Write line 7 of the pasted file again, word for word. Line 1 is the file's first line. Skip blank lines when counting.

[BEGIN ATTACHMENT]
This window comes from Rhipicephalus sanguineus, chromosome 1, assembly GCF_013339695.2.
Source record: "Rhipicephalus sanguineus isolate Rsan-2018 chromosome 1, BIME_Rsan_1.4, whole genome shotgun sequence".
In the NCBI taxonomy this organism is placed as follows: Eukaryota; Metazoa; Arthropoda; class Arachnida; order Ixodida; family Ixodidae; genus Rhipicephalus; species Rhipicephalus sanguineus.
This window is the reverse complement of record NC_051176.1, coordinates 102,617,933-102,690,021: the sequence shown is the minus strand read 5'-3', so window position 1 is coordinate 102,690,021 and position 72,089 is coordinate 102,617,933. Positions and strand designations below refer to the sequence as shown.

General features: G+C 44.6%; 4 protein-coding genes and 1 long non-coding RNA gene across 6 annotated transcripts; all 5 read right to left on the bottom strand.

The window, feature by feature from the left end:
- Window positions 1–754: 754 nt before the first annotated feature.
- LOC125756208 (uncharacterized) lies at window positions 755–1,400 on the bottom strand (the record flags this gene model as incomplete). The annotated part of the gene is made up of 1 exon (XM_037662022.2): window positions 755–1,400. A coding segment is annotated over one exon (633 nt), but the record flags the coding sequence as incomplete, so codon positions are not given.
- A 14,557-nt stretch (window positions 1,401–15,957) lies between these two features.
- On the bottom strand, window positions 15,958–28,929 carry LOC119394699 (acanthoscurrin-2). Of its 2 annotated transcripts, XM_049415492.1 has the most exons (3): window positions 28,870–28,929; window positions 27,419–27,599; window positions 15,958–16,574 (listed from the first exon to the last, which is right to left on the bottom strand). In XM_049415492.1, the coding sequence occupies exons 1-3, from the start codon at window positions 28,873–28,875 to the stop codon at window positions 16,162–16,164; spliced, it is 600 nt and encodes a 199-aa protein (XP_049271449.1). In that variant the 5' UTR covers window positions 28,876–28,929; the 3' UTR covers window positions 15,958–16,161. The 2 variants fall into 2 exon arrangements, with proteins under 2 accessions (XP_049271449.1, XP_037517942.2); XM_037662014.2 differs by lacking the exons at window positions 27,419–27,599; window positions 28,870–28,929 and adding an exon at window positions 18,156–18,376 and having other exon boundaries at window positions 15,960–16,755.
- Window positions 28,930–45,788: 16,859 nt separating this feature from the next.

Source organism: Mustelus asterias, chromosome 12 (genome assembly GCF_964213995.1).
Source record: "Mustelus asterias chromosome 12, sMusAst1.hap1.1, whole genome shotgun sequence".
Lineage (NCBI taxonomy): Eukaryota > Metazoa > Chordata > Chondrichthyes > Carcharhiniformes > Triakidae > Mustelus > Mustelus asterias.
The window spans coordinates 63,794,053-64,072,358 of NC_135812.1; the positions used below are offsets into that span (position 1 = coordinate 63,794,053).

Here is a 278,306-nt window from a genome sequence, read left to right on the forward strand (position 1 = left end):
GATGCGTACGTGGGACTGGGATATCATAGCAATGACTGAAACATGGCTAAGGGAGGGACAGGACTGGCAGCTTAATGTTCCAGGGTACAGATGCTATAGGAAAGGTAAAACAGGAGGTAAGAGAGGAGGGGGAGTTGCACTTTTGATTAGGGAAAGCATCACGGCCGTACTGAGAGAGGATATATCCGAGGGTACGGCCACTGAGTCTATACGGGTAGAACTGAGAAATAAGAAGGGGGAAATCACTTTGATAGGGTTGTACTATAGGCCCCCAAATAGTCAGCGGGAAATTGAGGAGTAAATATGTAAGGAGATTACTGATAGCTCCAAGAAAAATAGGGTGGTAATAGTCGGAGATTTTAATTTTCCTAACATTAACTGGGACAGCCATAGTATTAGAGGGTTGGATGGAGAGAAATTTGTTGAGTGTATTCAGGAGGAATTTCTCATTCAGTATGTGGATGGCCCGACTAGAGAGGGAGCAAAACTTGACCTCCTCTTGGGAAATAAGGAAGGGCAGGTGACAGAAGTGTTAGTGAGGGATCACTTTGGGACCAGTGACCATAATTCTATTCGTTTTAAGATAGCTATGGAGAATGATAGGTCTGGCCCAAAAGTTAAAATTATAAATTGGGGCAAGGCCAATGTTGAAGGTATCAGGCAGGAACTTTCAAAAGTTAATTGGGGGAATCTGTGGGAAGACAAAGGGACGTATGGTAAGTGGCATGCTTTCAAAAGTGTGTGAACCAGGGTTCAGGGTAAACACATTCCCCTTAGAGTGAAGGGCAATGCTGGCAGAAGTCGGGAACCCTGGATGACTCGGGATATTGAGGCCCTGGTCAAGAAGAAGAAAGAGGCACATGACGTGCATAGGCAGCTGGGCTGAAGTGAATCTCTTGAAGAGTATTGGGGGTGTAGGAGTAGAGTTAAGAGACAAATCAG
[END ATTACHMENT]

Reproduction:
- Window positions 1–754: 754 nt before the first annotated feature.